Skip to content

Beef tartare with arugula pesto

Last Wednesday we had guests for dinner. I wanted to cook a meat course that was fresh and perfect for these hot summer days.

I came up with the idea of making a beef tartare which was easy to prepare since it did not involve grilling or baking.

Whenever I buy raw meat, I go to my local butcher who sells high quality beef. I asked him to get me some lean cut Angus beef and have it cut into tiny pieces (in Italy this type of cut is called battuta). “Carne batutta” looks like ground meat but it isn’t.

However, I thought: what is beef without its potatoes? It’s like bread without butter, or fries without ketchup. Thus, I added a light potato salad with onions and cucumbers to please my guests’ taste buds (and mine of course!!).

Beef tartare with arugula pesto


For beef tartare

  • 450 grams Angus beef cut into tiny pieces.
  • 2  tablespoons Dijon mustard
  • 1 tablespoon Balsamic vinegar
  • 1 1/2 tablespoons of capers
  • 1 teaspoon ground red peppercorns
  • 2 tablespoons of extra virgin olive oil
  • salt to taste

For potato salad

  • 1 small potato
  • 1 small red onion
  • 1 small cucumber
  • juice of 1/2 lemon
  • salt to taste

For arugula pesto

  • 10 – 12 arugula leaves
  • 2 tablespoons of shredded Parmigiano Reggiano cheese
  • 1 1/2 – 2 tablespoons of pine nuts
  • 2 tablespoons of extra virgin olive oil
  • salt to taste (if required)


 Angus meat “battuta”.


To make meat tartare, combine all ingredients and blend well.

During summer, if you are not going to use beef tartare right away,  it is better to refrigerate it to prevent meat from being exposed to heat.

To prepare potato salad, peal potato and slice thinly. Slice red onions and cucumbers thinly.

Add lemon juice to red onions and salt to taste. Let is stand for about 30 minutes. This will remove the after taste of onions! Add salt to cucumbers.

Meanwhile, bring water to boil in a small pot and add sliced potatoes. Cook for about 6-8 minutes or until potatoes are tender. Combine potatoes, onions, and  cucumbers and blend well.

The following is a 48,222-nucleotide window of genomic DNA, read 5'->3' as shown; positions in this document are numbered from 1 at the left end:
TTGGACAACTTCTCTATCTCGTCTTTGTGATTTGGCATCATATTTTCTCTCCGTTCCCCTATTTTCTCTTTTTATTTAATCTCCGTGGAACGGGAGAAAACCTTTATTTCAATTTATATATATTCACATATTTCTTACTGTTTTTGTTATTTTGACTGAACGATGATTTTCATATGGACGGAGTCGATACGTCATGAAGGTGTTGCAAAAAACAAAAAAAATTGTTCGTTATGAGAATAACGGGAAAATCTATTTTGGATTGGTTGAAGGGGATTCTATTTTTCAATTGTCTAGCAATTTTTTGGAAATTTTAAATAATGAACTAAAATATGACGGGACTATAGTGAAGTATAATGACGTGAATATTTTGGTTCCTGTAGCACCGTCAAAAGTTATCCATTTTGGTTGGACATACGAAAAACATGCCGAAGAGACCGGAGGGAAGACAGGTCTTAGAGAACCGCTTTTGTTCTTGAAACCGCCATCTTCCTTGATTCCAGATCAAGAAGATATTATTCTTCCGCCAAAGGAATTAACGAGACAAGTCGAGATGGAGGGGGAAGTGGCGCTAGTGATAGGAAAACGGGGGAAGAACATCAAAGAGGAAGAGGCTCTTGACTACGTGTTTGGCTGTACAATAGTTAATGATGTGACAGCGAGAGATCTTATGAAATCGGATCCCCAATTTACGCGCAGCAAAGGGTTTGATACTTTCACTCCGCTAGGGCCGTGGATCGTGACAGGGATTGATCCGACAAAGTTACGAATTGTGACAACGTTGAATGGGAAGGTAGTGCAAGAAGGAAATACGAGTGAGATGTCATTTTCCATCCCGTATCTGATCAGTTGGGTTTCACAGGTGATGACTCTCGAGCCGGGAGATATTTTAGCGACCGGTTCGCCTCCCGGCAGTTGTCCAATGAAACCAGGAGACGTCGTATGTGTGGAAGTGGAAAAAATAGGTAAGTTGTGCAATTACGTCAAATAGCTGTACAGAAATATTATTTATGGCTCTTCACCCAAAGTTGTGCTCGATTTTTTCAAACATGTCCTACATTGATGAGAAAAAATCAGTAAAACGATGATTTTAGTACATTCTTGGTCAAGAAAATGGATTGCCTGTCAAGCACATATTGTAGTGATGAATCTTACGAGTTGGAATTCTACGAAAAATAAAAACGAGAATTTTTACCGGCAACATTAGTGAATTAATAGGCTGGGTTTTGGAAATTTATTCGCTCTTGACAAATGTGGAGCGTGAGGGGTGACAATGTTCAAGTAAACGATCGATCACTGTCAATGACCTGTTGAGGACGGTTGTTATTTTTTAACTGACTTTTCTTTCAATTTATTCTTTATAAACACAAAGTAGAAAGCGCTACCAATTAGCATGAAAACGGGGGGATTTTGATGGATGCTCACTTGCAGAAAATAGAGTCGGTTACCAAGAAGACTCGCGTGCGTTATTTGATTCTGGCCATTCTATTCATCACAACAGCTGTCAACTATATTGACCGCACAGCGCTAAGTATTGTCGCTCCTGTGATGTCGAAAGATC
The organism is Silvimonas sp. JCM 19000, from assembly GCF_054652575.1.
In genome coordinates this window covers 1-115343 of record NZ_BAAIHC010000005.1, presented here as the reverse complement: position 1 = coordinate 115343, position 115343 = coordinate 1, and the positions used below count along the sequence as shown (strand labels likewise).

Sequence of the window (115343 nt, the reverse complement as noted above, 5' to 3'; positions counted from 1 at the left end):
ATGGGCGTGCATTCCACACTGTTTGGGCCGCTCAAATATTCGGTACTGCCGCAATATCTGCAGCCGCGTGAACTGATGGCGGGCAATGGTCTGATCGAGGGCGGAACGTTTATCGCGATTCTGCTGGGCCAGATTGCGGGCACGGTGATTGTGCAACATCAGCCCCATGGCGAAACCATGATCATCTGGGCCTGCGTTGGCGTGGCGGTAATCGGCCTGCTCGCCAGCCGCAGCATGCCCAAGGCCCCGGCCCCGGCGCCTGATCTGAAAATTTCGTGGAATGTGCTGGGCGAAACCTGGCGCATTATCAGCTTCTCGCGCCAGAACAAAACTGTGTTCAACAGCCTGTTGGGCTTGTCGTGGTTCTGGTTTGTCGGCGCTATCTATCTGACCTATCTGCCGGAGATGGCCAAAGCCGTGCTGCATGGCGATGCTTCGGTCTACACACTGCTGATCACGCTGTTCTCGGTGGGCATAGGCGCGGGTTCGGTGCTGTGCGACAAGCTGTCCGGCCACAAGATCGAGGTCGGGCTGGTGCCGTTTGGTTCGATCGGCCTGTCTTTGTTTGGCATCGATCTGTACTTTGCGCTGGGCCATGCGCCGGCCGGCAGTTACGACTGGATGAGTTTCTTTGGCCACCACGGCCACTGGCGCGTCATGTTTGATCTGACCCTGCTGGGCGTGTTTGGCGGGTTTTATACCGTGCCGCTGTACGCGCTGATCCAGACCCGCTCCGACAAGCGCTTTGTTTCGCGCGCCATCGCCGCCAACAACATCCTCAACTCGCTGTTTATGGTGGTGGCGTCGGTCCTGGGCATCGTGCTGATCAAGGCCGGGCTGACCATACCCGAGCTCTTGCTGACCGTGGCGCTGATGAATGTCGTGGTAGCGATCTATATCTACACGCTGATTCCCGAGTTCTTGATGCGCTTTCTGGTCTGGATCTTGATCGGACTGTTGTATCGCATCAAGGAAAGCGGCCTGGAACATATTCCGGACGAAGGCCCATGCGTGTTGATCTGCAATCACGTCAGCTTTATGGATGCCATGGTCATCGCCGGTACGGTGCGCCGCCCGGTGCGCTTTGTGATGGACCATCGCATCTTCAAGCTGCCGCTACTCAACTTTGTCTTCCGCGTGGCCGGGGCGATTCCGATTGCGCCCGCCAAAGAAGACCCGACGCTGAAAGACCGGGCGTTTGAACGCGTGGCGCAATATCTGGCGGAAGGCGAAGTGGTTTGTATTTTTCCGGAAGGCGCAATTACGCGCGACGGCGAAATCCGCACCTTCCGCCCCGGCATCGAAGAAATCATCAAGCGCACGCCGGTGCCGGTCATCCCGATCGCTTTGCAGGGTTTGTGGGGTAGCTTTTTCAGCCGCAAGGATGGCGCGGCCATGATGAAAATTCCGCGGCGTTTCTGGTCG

To make arugula pesto, use a mortar and pestle. Begin by crushing arugula leaves, and add pine nuts. Crush pine nuts and then add Parmigiano Reggiano cheese. Blend well. Finish pesto by adding extra virgin olive oil. Add  salt if needed.

To plate beef tartare, I used a round metal pasta cutter. Place the pasta cutter in the middle of the dish and add about 3 tablespoons of beef tartare. Put about 3 tablespoons of potato salad on top. Finish by placing more beef tartare until it fills the entire pasta cutter. Press it down to firm it up.

Finish plating by forming two thick strips of arugula pesto on each side of the beef tartare.

Serves 4.

17 Comments Post a comment
  1. I would have loved to be one of your guests!! How clever to add in the potatoes and use arugula for pesto. I like how arugula compliments the flavor with beef. Beautiful presentation!

    July 22, 2011
  2. Wonderful! I love the capers and the freshness of the meat, which is something I may have a hard time finding here! I love the coolness of the meal too. The fries line made me laugh. My wife hates ketchup too! She does extra salt or vinegar.

    July 22, 2011
    • Jajajaja! I wanted to be punny on that! I am glad I made you laugh!

      July 23, 2011
  3. I love tartare and am frustrated at how hard it is to find good beef in Andalucia. I want to come to your house for dinner!!

    July 22, 2011
    • That is very sweet of you! And it would be my pleasure!!

      July 23, 2011
  4. Elena Dumas #

    I love it! Bellisimo!!!

    July 23, 2011
  5. Much as I love steak tartare, I have just recovered from the sharp discomfort of a touch of food poisoning after eating this very dish on Thursday. My guess is that it was a case of bad kitchen hygiene in the restaurant, but it means that I can’t think of steak tartare as a friend at the moment,

    July 23, 2011
    • Poor thing!! Indeed, when preparing steak tartare, one has to be extremely careful. First of all, you should rely on the source and my butcher is 100 % reliable. He’s more expensive than others but that is because his meat has high standards of quality. Second, meat conservation is crucial. Once you season and mix all ingredients you should place immediately steak tartare in the refrigerator to prevent heat exposure!

      July 23, 2011
  6. I can only dream of having a butcher like yours. The dish looks fantastic. Beef tartare is one of my husbands favorite dishes.

    July 23, 2011
    • Thank you!! It is also one of my husband’s favorite dishes, therefore I make it often!

      July 23, 2011
  7. It’s not often that I hear/see the word “batutta.” My Grandfather insisted that a number of dishes be started by sautéing a “batut'” of thinly sliced salt pork, parsley, and garlic that had been chopped repeatedly until a paste resulted. Thanks for sharing — and for the memories.

    July 24, 2011
    • You got it! In fact, battuta is beef that has been chopped repeatedly into tiny pieces and it looks like ground beef so that is why it has that paste consistency!!

      July 24, 2011
  8. It looks beautiful and must taste great too. I often eat carpaccio of beef, but tartare less so….maybe it’s time to try it. A good idea for summer.

    July 24, 2011
  9. Either beef carpaccio or beef tartare are great summer dishes. I like to vary with fresh seafood since we get good seafood from the Tyrrhenian Sea.

    July 24, 2011

Trackbacks & Pingbacks

  1. Rabbit – two ways « mw kitchen

Leave a Reply

Fill in your details below or click an icon to log in: Logo

You are commenting using your account. Log Out /  Change )

Facebook photo

You are commenting using your Facebook account. Log Out /  Change )

Connecting to %s

%d bloggers like this: